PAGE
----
(ii) Also, it is possible as prepositional phrases. For example:

I want to go

for a swim.

for a play.

for a fight.

for a bath.

  1. The linking verb go is also possible as the continuous tense. For example:

I am going:

shopping.

swimming.

bathing.

playing.

for a swim.

for a bath.

for a play.

  1. In this case, to-infinitive is possible to be used with go. For example:

I am going:

to swim.

to play.

to fight.

to shop.

The Use of ‘Have’ and ‘Take’ 

The ‘have’ and ‘take’ are exceptionally used to express ‘to do’ or ‘doing’ something. Consider the examples below.

(i)         Have/take a seat means sit down. It does not mean to lift up a seat or own a seat.

(ii)        Have/take a rest means to rest.

Consider the sentences below.

  1. I want to take my soft drink now.
  2. I am going home to have a rest.
  3. Please, have a nice time!
  4. It is good to take/have a look at it critically.
  5. I have told you to go and take/have a sleep.

Remember that the indefinite article ‘a’ or ‘an’ as possessives like ‘my’, ‘his’ or ‘her’ must follow the verbs ‘have’ or ‘take’ before a noun. It is not appropriate to say:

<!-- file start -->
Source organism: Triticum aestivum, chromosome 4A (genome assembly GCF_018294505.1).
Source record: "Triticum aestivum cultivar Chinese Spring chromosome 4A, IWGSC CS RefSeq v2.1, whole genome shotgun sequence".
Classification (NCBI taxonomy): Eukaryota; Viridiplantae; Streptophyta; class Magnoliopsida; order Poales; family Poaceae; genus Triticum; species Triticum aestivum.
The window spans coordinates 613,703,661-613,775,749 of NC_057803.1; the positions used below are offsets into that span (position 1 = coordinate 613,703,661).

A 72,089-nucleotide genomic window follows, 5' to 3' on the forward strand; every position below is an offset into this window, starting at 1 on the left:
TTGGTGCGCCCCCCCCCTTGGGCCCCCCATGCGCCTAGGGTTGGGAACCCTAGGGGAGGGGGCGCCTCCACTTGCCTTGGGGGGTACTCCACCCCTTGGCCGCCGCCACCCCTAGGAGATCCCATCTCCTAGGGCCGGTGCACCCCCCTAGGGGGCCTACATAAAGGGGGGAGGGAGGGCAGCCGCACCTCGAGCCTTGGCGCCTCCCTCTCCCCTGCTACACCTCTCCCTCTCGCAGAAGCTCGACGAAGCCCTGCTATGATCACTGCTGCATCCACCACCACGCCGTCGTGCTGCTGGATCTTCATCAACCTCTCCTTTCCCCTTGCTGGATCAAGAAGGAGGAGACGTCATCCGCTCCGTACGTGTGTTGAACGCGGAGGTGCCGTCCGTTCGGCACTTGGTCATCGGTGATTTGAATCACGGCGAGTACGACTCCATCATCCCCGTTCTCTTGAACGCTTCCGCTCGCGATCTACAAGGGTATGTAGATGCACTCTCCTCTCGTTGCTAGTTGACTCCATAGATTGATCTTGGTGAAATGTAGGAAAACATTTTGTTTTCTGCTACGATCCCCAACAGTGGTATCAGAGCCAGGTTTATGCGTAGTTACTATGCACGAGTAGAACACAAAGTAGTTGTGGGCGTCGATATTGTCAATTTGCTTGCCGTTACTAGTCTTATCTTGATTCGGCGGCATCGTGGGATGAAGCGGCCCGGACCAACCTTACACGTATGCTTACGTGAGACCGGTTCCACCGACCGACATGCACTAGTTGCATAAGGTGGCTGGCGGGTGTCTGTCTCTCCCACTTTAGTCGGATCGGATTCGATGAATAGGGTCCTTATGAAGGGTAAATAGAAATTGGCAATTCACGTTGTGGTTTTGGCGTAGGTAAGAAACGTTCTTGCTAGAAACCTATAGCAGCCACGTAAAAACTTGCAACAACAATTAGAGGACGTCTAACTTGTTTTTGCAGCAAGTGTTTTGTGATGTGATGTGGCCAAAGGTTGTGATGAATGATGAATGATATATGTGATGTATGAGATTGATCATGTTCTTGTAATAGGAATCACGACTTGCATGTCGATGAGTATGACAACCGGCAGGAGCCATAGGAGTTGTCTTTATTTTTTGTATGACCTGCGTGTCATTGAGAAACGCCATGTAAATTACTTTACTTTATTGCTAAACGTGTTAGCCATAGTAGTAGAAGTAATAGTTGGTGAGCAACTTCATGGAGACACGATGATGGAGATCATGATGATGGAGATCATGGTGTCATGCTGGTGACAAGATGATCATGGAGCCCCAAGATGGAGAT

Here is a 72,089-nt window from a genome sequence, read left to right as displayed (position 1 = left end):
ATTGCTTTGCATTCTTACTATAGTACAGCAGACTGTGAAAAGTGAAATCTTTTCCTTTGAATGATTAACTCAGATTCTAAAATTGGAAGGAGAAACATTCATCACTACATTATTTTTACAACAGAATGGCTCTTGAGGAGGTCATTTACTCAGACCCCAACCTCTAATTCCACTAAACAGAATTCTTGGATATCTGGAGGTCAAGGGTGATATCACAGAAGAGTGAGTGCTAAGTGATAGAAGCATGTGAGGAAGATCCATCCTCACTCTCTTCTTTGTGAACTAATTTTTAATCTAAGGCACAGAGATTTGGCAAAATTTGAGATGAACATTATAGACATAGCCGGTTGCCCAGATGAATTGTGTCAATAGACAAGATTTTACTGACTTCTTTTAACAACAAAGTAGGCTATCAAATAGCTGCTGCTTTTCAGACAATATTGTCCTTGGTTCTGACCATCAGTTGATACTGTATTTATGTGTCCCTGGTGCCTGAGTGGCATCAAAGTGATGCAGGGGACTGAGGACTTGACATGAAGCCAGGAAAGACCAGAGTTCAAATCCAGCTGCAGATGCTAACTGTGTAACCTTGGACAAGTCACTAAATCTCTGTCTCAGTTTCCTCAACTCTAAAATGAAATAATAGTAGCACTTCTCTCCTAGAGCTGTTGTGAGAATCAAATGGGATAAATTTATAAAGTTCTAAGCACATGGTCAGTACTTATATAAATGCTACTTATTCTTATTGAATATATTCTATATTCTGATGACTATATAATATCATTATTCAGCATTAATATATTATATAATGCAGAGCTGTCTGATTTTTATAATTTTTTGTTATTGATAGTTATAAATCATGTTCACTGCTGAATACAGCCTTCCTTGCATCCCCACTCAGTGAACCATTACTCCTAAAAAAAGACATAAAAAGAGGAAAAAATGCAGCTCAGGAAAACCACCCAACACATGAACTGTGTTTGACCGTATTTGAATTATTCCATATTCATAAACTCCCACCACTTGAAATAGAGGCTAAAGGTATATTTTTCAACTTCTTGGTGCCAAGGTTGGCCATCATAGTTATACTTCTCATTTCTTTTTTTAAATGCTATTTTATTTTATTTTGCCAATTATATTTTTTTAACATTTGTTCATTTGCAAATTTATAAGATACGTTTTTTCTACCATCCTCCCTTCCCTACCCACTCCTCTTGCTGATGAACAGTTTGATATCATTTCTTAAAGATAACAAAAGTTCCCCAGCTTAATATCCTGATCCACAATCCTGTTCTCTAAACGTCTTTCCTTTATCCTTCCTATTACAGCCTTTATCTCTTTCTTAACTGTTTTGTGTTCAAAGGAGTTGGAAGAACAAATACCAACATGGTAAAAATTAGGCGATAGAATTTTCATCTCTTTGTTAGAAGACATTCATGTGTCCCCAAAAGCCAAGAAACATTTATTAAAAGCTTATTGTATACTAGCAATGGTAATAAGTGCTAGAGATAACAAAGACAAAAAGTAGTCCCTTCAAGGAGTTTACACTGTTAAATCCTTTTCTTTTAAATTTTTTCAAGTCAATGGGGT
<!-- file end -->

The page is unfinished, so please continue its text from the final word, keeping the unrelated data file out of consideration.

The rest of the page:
(i)         I want to take/have seat.

(ii)        I am going to have/take rest.

(iii)       Let me have soft drink.

Formation of Verbs

 It is crucial to discuss how some verbs are formed from certain words such as nouns, adjectives or adverbs by the addition of certain prefixes or suffixes. Consider the tables below.

  1. Some verbs are formed from certain words by adding prefixes. For example:
Words Prefixes Verbs
slave

power

able

courage

rich

danger

new

franchise

throne

plant

rate

grade

large

 En-

Em-

En-

En-or Dis-

En-

En-

Re-

Disen-

En-/De-

Im-

Under-

De-

En-

Enslave

Empower

Enable

Encourage or Discourage

Enrich

Endanger

Renew

Disenfranchise

Enthrone/Dethrone

Implant

Underrate

Degrade

Enlarge

Uses of Some Verbs

 Let us select some of the verbs we formed above and use them in sentences.

(i)         The church members prayed that God would empower them.

(ii)        This drug will enable me to sleep comfortably.

(iii)       It is only God that can enthrone and dethrone.

(iv)       Parents should try to implant morals into their children.

(v)        The pastor advised his members to renew their sonship in God

(vi)       Don’t underrate us; we are important.

(vii)      I won’t allow anybody to enslave my family members.

  1. Some verbs are formed from certain words by adding suffixes. Look at some of them below.
Words Suffixes Verbs
Sweet

Quiet

Sharp

Low

Loose

Popular

Stigma

Item

Bright

Deep

Black

Long

Strength

Glad

-en

-en

-en

-er

-en

-ise

-tise

-ise

-en

-en

-en

-en

-en

-en

Sweeten

Quieten